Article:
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Legal Woes, Constitutional Challenges: The Trouble With TikTok

Eric Goldman, associate dean of research at Santa Clara University School of Law, assesses concerns around the impending TikTok ban or buyout. It faces significant First Amendment challenges, he said.

Pen in hand, a person reviews a social media page with an image of a "For Sale" sign on the TikTok app.
The podcast cover image for this The Future in Context (TFIC) episode features an AI-generated image of a For Sale sign on the TikTok app (DALL-E 3).
Listen to this episode on the player below or subscribe for free on YouTube or the podcast app of your choice — Apple Podcasts, Spotify, Audacy and Audible.

The debate over the potential TikTok ban, or forced sale under recent federal legislation, hinges on significant legal and constitutional challenges. Eight TikTok influencers have already filed a lawsuit, arguing the ban infringes on their First Amendment rights.

Santa Clara University School of Law Associate Dean of Research Eric Goldman joins our Government A to Z, panel, drawing attention to the difficulties the government faces in justifying the ban, noting the lack of publicly available evidence on national security risks and the broader implications for free speech. Goldman suggests that the ban could set a precedent for digital trade barriers, leading to potential international retaliation and exacerbating political distrust among younger Americans. The conversation underscores the complex intersection of technology, law and public policy.

TFIC co-host and Government Technology Staff Writer Ashley Silver along with two colleagues from Governing* — Staff Writer Zina Hutton and Digital Editor Zoe Manzanetti, react to Goldman's analysis in thinking about the future of TikTok in the lives of American users. They discuss the app's unique appeal, question whether its algorithm fosters deeper connections and consider the impact of a ban on users and the political landscape.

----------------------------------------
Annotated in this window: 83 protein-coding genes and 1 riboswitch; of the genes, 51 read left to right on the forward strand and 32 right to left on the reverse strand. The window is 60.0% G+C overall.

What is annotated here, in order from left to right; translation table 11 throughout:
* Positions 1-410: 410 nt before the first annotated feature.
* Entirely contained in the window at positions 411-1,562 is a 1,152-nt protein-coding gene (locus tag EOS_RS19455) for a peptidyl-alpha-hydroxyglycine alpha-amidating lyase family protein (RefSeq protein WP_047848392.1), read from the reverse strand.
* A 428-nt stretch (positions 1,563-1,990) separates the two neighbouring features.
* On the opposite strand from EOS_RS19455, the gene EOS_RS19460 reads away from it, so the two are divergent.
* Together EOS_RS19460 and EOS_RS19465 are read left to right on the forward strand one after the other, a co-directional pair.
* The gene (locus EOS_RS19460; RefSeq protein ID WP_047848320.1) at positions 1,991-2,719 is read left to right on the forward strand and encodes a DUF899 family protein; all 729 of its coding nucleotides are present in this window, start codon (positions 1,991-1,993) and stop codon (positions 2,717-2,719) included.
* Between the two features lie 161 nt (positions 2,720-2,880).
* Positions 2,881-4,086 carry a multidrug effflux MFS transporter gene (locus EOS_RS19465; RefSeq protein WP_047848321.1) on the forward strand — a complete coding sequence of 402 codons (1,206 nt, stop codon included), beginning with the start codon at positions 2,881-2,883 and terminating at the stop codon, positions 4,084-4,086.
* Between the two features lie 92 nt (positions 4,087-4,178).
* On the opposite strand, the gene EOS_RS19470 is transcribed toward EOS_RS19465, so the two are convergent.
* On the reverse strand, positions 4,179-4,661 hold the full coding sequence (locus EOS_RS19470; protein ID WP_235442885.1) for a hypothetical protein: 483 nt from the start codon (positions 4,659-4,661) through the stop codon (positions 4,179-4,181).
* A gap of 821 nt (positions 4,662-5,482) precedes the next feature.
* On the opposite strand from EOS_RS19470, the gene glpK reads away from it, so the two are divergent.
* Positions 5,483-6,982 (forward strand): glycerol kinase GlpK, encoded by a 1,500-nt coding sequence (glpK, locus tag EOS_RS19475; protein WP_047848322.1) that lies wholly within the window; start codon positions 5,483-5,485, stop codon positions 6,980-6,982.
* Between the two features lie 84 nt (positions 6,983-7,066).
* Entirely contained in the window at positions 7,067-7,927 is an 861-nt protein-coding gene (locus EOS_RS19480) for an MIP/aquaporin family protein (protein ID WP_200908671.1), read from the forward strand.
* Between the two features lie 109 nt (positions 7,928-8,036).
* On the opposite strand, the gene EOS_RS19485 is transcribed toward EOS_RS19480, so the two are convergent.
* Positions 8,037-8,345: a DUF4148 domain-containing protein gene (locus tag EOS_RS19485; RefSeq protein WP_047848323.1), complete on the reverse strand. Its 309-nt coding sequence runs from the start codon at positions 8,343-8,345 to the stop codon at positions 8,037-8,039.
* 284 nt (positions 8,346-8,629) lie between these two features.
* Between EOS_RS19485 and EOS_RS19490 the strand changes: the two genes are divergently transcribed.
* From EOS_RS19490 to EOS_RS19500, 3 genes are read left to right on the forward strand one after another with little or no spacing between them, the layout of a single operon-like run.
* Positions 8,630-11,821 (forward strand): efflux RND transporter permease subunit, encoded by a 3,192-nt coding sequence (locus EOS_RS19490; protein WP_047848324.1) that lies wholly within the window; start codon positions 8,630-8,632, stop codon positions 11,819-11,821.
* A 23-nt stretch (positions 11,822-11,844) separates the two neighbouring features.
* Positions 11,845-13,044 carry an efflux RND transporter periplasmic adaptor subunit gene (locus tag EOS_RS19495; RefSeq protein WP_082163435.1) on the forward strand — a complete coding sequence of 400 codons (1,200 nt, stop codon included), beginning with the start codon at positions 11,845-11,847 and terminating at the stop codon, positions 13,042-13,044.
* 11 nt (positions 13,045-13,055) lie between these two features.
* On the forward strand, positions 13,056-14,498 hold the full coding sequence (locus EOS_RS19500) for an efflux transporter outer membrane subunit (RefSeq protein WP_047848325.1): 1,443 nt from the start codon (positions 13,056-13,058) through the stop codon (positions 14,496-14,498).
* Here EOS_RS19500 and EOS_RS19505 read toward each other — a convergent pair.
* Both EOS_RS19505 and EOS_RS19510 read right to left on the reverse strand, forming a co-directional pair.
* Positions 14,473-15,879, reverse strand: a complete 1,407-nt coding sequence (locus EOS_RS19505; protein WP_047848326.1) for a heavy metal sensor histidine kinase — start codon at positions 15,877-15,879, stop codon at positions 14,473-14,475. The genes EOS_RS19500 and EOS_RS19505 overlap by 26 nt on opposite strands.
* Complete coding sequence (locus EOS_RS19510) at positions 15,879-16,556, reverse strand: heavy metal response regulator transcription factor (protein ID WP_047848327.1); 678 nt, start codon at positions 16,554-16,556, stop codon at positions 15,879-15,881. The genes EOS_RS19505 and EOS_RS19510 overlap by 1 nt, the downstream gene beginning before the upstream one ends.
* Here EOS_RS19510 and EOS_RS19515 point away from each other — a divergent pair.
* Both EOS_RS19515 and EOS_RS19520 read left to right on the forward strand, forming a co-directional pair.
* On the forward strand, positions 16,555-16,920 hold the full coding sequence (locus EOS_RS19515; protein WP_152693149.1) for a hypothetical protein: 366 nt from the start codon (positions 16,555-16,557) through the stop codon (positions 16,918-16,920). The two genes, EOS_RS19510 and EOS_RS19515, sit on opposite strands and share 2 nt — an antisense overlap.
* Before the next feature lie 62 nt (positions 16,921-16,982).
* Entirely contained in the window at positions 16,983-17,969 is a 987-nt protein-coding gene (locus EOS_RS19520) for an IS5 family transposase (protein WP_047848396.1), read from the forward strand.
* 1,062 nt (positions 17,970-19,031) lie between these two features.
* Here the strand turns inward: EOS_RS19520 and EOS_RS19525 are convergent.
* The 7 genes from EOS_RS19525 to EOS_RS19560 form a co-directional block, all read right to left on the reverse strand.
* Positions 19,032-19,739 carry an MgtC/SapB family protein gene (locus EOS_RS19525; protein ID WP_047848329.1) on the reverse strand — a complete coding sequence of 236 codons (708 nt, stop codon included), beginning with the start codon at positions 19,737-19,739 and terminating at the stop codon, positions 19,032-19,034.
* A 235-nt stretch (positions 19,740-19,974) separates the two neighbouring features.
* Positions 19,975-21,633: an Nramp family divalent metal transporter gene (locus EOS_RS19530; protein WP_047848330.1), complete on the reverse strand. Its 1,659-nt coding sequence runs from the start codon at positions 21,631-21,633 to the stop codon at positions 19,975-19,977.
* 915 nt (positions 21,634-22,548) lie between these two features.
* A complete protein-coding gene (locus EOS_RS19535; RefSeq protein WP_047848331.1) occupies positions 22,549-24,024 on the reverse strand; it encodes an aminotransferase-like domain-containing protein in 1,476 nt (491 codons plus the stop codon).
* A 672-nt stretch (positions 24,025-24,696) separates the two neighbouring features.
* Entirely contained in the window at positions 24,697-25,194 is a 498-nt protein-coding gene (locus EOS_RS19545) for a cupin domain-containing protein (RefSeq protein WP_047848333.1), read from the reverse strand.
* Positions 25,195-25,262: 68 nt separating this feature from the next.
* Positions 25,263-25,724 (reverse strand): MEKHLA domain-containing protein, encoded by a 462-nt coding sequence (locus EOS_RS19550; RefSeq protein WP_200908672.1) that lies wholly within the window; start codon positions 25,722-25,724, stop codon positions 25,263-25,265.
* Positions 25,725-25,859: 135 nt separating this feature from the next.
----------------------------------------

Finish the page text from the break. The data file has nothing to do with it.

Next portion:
Here are the top five takeaways from this episode:

1. Legislative Actions:
  • President Joe Biden signed a bill to ban TikTok if ByteDance, its Chinese owner, doesn't divest within a year.
  • ByteDance has nine months to sell, with a potential three-month extension if it can demonstrate progress.

2. Legal Challenges:
  • Eight TikTok influencers are suing the U.S. government, claiming the ban violates their First Amendment rights.
  • Prior bans by the federal government, states and universities have already restricted TikTok usage on government devices.

3. Constitutional Concerns:
  • Goldman argues the ban faces significant First Amendment challenges, as it affects users’ and the platform’s rights.
  • The lack of public evidence on national security risks weakens the government’s case.

4. Economic and Social Impact:
  • TikTok is a major platform for income and social interaction for millions, raising questions about the fairness of the ban.
  • The ban could set a precedent for future digital trade barriers, affecting international relations.

5. Public Opinion and Political Pressure:
  • Younger generations view the ban as a diversion from more pressing issues like housing and climate change.
  • There’s a concern that a ban could increase distrust in the government, particularly among Gen Z and Alpha.

Related Links to items referenced in the episode:

Our editors used ChatGPT 4.0 to summarize the episode in bullet form to help create the show notes. The main image for this story was created using DALL-E 3.

*Governing and Government Technology are both part of e.Republic.
Paul W. Taylor is the Senior Editor of e.Republic Editorial and of its flagship titles - Government Technology and Governing.
Ashley Silver is a staff writer for <i>Government Technology. </i>She holds an undergraduate degree in journalism from the University of Montevallo and a graduate degree in public relations from Kent State University. Silver is also a published author with a wide range of experience in editing, communications and public relations.